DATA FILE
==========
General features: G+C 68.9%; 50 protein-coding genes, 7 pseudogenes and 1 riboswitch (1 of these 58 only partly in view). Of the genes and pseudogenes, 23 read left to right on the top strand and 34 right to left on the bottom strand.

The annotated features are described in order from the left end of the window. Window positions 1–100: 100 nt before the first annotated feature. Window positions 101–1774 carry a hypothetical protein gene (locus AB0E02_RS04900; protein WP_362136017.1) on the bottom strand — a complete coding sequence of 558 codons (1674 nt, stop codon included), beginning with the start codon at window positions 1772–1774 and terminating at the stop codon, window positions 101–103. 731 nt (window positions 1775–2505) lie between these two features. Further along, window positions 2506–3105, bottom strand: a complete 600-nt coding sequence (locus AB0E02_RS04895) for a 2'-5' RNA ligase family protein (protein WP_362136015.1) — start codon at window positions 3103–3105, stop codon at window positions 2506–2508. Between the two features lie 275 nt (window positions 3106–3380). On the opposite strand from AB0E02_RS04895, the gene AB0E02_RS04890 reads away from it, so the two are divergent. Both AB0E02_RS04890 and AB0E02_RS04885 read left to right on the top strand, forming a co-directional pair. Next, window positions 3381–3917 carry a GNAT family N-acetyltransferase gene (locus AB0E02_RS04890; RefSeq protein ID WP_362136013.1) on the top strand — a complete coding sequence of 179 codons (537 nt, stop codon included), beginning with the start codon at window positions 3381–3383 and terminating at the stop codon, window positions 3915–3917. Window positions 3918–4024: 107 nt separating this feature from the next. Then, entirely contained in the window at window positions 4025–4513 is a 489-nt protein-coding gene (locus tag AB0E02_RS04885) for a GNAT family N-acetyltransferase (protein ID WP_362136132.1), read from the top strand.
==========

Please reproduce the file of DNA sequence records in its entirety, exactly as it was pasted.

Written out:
General features: G+C 68.9%; 50 protein-coding genes, 7 pseudogenes and 1 riboswitch (1 of these 58 only partly in view). Of the genes and pseudogenes, 23 read left to right on the top strand and 34 right to left on the bottom strand.

The annotated features are described in order from the left end of the window. Window positions 1–100: 100 nt before the first annotated feature. Window positions 101–1774 carry a hypothetical protein gene (locus AB0E02_RS04900; protein WP_362136017.1) on the bottom strand — a complete coding sequence of 558 codons (1674 nt, stop codon included), beginning with the start codon at window positions 1772–1774 and terminating at the stop codon, window positions 101–103. 731 nt (window positions 1775–2505) lie between these two features. Further along, window positions 2506–3105, bottom strand: a complete 600-nt coding sequence (locus AB0E02_RS04895) for a 2'-5' RNA ligase family protein (protein WP_362136015.1) — start codon at window positions 3103–3105, stop codon at window positions 2506–2508. Between the two features lie 275 nt (window positions 3106–3380). On the opposite strand from AB0E02_RS04895, the gene AB0E02_RS04890 reads away from it, so the two are divergent. Both AB0E02_RS04890 and AB0E02_RS04885 read left to right on the top strand, forming a co-directional pair. Next, window positions 3381–3917 carry a GNAT family N-acetyltransferase gene (locus AB0E02_RS04890; RefSeq protein ID WP_362136013.1) on the top strand — a complete coding sequence of 179 codons (537 nt, stop codon included), beginning with the start codon at window positions 3381–3383 and terminating at the stop codon, window positions 3915–3917. Window positions 3918–4024: 107 nt separating this feature from the next. Then, entirely contained in the window at window positions 4025–4513 is a 489-nt protein-coding gene (locus tag AB0E02_RS04885) for a GNAT family N-acetyltransferase (protein ID WP_362136132.1), read from the top strand.